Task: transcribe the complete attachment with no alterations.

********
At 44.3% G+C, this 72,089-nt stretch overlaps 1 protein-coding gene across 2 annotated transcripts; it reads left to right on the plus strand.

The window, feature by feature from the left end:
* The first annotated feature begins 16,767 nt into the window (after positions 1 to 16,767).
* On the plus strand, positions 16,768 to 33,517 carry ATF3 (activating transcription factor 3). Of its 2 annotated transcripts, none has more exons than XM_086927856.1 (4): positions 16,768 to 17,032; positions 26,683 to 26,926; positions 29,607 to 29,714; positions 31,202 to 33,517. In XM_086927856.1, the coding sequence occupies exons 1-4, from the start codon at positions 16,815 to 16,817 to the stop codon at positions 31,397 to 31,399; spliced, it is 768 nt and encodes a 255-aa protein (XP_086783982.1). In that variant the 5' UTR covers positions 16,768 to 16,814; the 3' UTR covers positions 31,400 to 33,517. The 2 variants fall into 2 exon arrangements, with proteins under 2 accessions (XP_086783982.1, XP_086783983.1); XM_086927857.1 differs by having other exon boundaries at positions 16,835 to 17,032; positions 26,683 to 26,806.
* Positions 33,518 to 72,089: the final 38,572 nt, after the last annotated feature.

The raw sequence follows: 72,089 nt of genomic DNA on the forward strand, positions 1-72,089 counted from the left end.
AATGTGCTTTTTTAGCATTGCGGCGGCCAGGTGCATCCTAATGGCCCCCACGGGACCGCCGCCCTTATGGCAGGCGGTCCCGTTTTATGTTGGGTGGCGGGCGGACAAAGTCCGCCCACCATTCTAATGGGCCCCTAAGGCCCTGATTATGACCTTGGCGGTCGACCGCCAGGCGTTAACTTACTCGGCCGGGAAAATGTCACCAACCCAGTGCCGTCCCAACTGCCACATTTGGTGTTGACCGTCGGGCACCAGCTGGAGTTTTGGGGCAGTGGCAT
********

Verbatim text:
At 44.3% G+C, this 72,089-nt stretch overlaps 1 protein-coding gene across 2 annotated transcripts; it reads left to right on the plus strand.

The window, feature by feature from the left end:
* The first annotated feature begins 16,767 nt into the window (after positions 1 to 16,767).
* On the plus strand, positions 16,768 to 33,517 carry ATF3 (activating transcription factor 3). Of its 2 annotated transcripts, none has more exons than XM_086927856.1 (4): positions 16,768 to 17,032; positions 26,683 to 26,926; positions 29,607 to 29,714; positions 31,202 to 33,517. In XM_086927856.1, the coding sequence occupies exons 1-4, from the start codon at positions 16,815 to 16,817 to the stop codon at positions 31,397 to 31,399; spliced, it is 768 nt and encodes a 255-aa protein (XP_086783982.1). In that variant the 5' UTR covers positions 16,768 to 16,814; the 3' UTR covers positions 31,400 to 33,517. The 2 variants fall into 2 exon arrangements, with proteins under 2 accessions (XP_086783982.1, XP_086783983.1); XM_086927857.1 differs by having other exon boundaries at positions 16,835 to 17,032; positions 26,683 to 26,806.
* Positions 33,518 to 72,089: the final 38,572 nt, after the last annotated feature.

The raw sequence follows: 72,089 nt of genomic DNA on the forward strand, positions 1-72,089 counted from the left end.
AATGTGCTTTTTTAGCATTGCGGCGGCCAGGTGCATCCTAATGGCCCCCACGGGACCGCCGCCCTTATGGCAGGCGGTCCCGTTTTATGTTGGGTGGCGGGCGGACAAAGTCCGCCCACCATTCTAATGGGCCCCTAAGGCCCTGATTATGACCTTGGCGGTCGACCGCCAGGCGTTAACTTACTCGGCCGGGAAAATGTCACCAACCCAGTGCCGTCCCAACTGCCACATTTGGTGTTGACCGTCGGGCACCAGCTGGAGTTTTGGGGCAGTGGCAT